# Attacking OTP Using a Biased Key Generation

##### Categories: crypto

##### 2022-07-25

##### by skat

*This writeup is also readable on my GitHub repository and personal website.*

This is another one of my three writeups from this year’s ImaginaryCTF. This particular challenge concerns attacking an OTP (one-time pad), a strong encryption technique in cryptography that is fundamentally uncrackable given proper implementation and adherence to a few simple rules dictating its key. My team’s solution involved exploiting a bias in the key generation of a vulnerable OTP implementation to recover a flag.

## crypto/otp

*Challenge written by Eth007.*

Encrypt your messages with our new OTP service. Your messages will never again be readable to anyone.

`nc otp.chal.imaginaryctf.org 1337`

Files: `otp.py`

Checksum (SHA-1):

```
9543af6baf0db5286ce756e5fe47f7686b999030 otp.py
```

Before beginning, it’s necessary to understand what OTP is. OTP is an encryption technique that requires a pre-shared key of equal or greater length than its message, which is used to encrypt or decrypt each unit of data in a stream. The one-time pad gets its name from cryptographers of old who would write these secret keys onto single-use pads of paper.

Modern OTP encrypts plaintext bits with bits from a pre-shared key using an XOR (exclusive-or) operation. An XOR operation, also represented by the symbol \(\oplus\), outputs a “1” if and only if one of the arguments is a “1,” but not both.

As an example, suppose that I wanted to send you a message. We would first have a pre-shared key that is **randomly generated,** and I cannot stress enough that *it is extremely important that the key is randomly generated.*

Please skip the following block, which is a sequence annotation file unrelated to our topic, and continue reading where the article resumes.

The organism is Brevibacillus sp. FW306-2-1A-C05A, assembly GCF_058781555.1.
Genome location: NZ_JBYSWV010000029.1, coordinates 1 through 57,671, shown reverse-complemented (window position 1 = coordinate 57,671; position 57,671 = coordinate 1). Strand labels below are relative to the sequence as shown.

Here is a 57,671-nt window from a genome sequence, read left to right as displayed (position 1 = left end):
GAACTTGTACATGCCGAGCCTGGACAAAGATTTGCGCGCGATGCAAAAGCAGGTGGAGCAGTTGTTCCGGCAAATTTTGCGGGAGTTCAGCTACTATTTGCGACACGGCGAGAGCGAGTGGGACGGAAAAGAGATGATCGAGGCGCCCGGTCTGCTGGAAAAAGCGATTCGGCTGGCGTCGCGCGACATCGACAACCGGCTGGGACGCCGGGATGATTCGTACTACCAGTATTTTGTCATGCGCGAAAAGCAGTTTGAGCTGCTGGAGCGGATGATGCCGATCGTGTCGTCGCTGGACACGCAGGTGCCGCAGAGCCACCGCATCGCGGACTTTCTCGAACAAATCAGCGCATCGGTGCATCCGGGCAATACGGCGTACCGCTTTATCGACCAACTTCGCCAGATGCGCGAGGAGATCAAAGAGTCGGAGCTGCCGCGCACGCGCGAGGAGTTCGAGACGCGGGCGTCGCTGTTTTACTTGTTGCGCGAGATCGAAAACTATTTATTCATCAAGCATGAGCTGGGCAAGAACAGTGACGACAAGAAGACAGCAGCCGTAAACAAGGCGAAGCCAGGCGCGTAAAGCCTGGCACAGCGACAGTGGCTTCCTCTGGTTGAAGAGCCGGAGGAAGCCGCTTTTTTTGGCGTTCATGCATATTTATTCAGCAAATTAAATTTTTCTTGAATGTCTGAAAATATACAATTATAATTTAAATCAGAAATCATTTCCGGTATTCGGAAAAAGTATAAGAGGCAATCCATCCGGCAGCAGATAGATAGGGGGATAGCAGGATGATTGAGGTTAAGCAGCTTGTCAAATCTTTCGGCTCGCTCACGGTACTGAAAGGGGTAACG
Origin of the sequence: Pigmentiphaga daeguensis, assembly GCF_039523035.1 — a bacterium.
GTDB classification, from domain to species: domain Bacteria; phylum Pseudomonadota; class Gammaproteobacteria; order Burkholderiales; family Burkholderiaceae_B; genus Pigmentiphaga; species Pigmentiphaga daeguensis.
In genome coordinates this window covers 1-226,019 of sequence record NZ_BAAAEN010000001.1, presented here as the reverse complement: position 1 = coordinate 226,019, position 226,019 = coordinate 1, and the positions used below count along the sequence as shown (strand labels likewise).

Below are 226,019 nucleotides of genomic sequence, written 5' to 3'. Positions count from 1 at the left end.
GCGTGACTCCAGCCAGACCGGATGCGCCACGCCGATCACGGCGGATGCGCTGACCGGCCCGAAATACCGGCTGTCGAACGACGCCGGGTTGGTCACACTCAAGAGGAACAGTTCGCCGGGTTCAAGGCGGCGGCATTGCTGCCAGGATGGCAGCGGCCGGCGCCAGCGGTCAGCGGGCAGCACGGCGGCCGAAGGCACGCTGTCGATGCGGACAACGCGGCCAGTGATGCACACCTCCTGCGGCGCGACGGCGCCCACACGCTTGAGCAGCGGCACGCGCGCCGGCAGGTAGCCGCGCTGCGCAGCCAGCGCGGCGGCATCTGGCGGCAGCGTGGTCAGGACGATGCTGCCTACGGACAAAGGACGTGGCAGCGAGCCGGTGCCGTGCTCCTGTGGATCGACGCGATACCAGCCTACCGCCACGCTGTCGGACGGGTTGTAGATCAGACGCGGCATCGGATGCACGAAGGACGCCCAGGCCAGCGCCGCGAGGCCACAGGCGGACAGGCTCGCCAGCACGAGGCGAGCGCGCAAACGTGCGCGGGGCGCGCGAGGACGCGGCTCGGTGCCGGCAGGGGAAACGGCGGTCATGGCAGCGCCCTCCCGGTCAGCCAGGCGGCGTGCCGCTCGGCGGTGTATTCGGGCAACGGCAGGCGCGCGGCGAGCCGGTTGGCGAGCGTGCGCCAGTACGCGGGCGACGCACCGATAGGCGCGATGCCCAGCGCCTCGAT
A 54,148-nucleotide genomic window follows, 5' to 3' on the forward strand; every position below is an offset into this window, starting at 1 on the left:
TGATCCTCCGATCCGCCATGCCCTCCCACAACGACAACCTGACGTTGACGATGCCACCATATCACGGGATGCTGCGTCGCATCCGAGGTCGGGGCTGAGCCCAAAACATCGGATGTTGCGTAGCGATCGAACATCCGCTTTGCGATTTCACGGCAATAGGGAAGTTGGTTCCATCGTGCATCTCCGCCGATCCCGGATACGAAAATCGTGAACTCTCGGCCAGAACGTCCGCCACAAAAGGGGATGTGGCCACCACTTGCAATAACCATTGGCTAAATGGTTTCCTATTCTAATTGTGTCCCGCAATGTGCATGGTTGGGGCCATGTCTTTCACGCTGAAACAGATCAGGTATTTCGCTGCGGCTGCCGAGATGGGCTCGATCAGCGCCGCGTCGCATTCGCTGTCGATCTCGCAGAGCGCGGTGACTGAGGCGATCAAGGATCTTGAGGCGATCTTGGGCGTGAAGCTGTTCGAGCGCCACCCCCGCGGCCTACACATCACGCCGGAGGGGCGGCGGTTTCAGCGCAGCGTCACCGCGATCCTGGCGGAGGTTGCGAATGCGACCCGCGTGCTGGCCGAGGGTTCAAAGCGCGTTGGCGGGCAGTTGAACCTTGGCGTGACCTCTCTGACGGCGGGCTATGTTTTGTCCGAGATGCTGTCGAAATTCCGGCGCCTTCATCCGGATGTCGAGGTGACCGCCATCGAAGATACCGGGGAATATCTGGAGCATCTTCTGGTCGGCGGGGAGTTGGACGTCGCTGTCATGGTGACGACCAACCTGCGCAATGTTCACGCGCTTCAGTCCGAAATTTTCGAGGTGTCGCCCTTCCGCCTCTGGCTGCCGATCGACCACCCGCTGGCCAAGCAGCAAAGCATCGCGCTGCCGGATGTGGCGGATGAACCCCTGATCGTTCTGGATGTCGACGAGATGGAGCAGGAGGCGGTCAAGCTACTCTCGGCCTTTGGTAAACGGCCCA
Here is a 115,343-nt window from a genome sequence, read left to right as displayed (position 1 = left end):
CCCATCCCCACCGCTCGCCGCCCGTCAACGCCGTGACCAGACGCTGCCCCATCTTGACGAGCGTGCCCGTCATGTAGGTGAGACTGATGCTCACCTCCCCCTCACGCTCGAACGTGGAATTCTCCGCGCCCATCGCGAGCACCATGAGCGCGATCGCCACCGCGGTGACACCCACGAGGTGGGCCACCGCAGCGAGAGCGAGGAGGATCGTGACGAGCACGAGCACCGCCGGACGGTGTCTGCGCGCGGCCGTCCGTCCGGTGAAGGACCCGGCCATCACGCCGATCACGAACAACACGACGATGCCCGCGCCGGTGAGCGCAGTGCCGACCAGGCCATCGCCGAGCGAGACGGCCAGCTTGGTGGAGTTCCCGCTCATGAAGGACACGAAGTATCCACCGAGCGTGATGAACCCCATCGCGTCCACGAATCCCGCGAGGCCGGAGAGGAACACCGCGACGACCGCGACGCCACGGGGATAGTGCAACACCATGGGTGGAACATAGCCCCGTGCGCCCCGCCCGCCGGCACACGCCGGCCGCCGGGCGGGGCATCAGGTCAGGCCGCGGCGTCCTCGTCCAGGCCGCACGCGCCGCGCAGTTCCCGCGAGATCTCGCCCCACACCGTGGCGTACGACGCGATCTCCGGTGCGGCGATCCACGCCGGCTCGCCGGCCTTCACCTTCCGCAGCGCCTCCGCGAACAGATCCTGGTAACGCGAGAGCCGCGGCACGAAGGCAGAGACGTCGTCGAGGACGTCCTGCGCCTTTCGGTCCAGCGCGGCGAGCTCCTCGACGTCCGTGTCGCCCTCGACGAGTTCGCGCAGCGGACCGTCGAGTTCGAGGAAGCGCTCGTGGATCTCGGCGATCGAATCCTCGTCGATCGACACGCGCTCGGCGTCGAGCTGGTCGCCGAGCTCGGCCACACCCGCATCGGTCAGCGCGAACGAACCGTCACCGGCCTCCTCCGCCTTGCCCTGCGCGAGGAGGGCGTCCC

Suppose we both know the key to be: 11010101 00101010 11100101 01001010 11101000. This is pre-shared.

Now, I will send you the ciphertext through the air: 10011101 01001111 10001001 00100110 10000111. Even if an attacker were to intercept this, they cannot read it without the pre-shared key.

You receive the ciphertext and perform an XOR operation to recover the plaintext:

\[\begin{array}{ccc} & 10011101 01001111 10001001 00100110 10000111 & Ciphertext \\ \oplus & 11010101 00101010 11100101 01001010 11101000 & Key \\ \hline & 01001000 01100101 01101100 01101100 01101111 & Plaintext \end{array}\]01001000 01100101 01101100 01101100 01101111 is “Hello” in ASCII.

In order to ensure OTP’s unbreakability, the following four conditions must be met simultaneously:

- The key must be at least as long as the plaintext.
- The key must be random (uniformly distributed in the set of all possible keys and independent of the plaintext), entirely sampled from a non-algorithmic, chaotic source such as a hardware random number generator. It is not sufficient for OTP keys to pass statistical randomness tests as such tests cannot measure entropy, and the number of bits of entropy must be at least equal to the number of bits in the plaintext. For example, using cryptographic hashes or mathematical functions (such as logarithm or square root) to generate keys from fewer bits of entropy would break the uniform distribution requirement, and therefore would not provide perfect secrecy.
- The key must never be reused in whole or in part.
- The key must be kept completely secret by the communicating parties.
- Wikipedia

With a foundational understanding of OTP out of the way, we can now discuss the CTF challenge. Reading the given source code shows a homemade OTP implementation:

```
#!/usr/bin/env python3
from Crypto.Util.number import long_to_bytes, bytes_to_long
import random
import math
def secureRand(bits, seed):
jumbler = []